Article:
The estimate is that about 160,000 vets will file claim, at a cost of about 13,500 per veteran, inclusive of mileage.

It is ischemic heart disease that is determined to be service connected to Agent Orange exposure. Issues with brands of leukemia are still being researched.

Last year the VA processed just under 1 million claims. The projection for 2011 is about 1.3 million.  The total cost of the Agent Orange claims will be about 13.4 billion in 2010. Should the Parkinsons and leukemia claims be approved, inclusive of widows benefits, they are estimating a cost of 42.2 billion over the next 10 years.

War is damn expensive ain’t it? Even when it is over. Lets hope that the indiscriminate use of chemicals does not occur again. But then the jury is still out on the effects of depleted uranium, and we still have vets making claims from exposure to atomic warfare materials.  God save us.

The Army National Guard Then And Now

What an incredible shift in trained and available manpower we have witnessed in the past 30 years in the Armed Forces.

As the son-in-law of a career Guardsman; SMSGT, James Orlando Benson(deceased), I have always taken interest in the participation of our loyal National Guard.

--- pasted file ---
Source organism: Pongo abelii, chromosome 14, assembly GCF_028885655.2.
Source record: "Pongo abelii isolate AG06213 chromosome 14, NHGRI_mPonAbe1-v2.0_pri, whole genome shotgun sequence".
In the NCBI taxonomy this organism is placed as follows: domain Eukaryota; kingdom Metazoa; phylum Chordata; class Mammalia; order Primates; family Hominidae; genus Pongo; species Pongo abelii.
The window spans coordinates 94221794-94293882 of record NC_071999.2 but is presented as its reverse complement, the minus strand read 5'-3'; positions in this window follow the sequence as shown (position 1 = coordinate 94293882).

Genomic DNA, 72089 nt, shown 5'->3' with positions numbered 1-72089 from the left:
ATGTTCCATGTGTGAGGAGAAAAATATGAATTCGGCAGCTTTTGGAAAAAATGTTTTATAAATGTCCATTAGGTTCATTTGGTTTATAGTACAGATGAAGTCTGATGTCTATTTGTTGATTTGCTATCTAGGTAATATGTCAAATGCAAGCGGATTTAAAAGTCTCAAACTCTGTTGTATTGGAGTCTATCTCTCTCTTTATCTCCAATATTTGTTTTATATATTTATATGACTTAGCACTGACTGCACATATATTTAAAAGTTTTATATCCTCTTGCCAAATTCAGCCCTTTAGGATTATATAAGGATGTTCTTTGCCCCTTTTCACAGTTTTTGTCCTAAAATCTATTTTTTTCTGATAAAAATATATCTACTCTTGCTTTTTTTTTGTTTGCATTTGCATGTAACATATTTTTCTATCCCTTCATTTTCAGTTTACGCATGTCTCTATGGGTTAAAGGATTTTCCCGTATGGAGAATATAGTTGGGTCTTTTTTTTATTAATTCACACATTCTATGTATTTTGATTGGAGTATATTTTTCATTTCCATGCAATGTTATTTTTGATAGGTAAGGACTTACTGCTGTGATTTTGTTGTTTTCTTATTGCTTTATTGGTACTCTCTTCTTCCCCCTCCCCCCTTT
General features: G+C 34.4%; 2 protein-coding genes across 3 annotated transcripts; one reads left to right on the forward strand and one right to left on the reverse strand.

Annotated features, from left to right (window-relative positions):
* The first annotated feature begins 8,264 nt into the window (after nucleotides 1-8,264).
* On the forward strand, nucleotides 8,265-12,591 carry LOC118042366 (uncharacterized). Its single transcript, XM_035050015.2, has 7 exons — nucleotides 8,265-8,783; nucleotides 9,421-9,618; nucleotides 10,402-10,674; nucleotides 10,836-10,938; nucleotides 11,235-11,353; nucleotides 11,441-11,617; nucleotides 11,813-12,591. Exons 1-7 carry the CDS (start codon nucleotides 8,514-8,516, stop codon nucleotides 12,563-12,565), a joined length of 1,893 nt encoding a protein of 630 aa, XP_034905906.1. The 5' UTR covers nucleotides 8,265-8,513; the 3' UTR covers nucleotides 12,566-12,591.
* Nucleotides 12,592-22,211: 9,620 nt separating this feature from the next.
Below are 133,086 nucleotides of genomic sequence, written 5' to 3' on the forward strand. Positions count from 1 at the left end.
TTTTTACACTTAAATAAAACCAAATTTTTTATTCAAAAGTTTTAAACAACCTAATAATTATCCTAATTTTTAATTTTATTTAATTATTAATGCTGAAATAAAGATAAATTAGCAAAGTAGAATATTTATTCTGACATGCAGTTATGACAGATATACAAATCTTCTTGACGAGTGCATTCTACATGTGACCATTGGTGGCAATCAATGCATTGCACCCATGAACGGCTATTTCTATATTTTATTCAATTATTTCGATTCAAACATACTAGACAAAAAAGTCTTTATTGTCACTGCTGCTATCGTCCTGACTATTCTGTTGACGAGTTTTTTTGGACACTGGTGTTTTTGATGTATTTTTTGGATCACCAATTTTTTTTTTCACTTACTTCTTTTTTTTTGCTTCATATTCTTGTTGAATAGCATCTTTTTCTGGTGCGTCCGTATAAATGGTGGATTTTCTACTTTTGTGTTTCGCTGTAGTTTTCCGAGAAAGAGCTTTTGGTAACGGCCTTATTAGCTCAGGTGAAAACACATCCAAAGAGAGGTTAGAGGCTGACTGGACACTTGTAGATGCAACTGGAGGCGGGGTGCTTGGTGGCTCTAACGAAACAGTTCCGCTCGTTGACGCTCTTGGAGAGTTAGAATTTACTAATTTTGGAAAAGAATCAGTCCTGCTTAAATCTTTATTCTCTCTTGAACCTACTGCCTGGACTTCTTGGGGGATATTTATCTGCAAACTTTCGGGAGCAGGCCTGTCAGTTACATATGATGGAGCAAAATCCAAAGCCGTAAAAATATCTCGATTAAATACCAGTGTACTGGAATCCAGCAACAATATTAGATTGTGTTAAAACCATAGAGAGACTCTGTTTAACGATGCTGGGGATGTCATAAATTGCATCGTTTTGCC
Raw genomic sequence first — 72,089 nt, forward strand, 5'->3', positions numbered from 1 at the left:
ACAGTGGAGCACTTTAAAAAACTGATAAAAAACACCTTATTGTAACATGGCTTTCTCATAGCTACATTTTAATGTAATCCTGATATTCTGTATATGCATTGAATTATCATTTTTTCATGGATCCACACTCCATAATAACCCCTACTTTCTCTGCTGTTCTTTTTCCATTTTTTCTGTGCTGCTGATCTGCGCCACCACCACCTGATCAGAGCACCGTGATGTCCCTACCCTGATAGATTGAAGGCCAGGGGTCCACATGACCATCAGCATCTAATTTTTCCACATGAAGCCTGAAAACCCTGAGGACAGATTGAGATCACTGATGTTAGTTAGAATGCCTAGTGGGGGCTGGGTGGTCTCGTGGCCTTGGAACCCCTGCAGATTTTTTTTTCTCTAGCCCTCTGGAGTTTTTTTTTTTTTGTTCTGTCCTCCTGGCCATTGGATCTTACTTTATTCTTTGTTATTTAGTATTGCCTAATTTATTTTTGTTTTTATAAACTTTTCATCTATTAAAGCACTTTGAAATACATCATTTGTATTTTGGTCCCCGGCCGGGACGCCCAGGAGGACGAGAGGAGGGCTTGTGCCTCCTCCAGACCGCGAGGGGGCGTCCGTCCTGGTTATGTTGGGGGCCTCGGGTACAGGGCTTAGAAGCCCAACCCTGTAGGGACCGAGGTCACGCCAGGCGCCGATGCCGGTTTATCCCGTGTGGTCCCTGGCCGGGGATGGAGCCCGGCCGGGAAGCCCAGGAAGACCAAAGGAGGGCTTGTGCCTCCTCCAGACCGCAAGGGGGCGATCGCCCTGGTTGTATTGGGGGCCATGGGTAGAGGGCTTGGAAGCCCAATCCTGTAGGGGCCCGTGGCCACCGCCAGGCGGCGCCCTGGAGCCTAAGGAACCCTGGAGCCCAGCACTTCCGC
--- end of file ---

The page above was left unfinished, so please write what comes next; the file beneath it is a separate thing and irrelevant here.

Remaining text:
Approximately 9000 Army National Guard soldiers were deployed to Vietnam. 106 of the mobilized unit members died in Vietnam and eight Air National Guard were KIA.

Eight Army Guard units were sent to Vietnam: two artillery battalions and the 116th Combat Engineer Battalion from Idaho.

The only National Guard unit was from Indiana’s  D Company Rangers who performed long range recon patrols. They had 2 KIA and 100 WIA during 1969, which was the peak of the war.

The Kansas National Guard lost the most men in Vietnam in their 137th Infantry. 29 KIA. The 133rd Infantry  from Iowa was next with 12 KIA, and the 299th from Hawaii lost 10 men. All were assigned to regular Army units in Vietnam.

Two Officers who were with volunteer Guard Units were posthumously awarded the Distinguished Service Cross.

And now, it seems they are melded together with the Regular Army.  What will the future hold for those in harms way? And where are we to find them?

Source: VFW Magazine

VA Letter Addresses Burn Pits In Iraq and Afghanistan

By Kelly Kennedy – Staff writer
Friday May 7, 2010 10:33:48 EDT

A new 30-page Veterans Affairs Department training letter outlines a new policy for VA regional offices to use in determining benefits for veterans who have been exposed to environmental hazards, including burn pits in Iraq and Afghanistan.

This marks the first time in its history that VA has addressed potential battlefield exposures while the troops remained in the combat zone, as well as the first time VA sent out guidance about a potential war-related health issue without it a congressional mandate or a recommendation from a large health organization.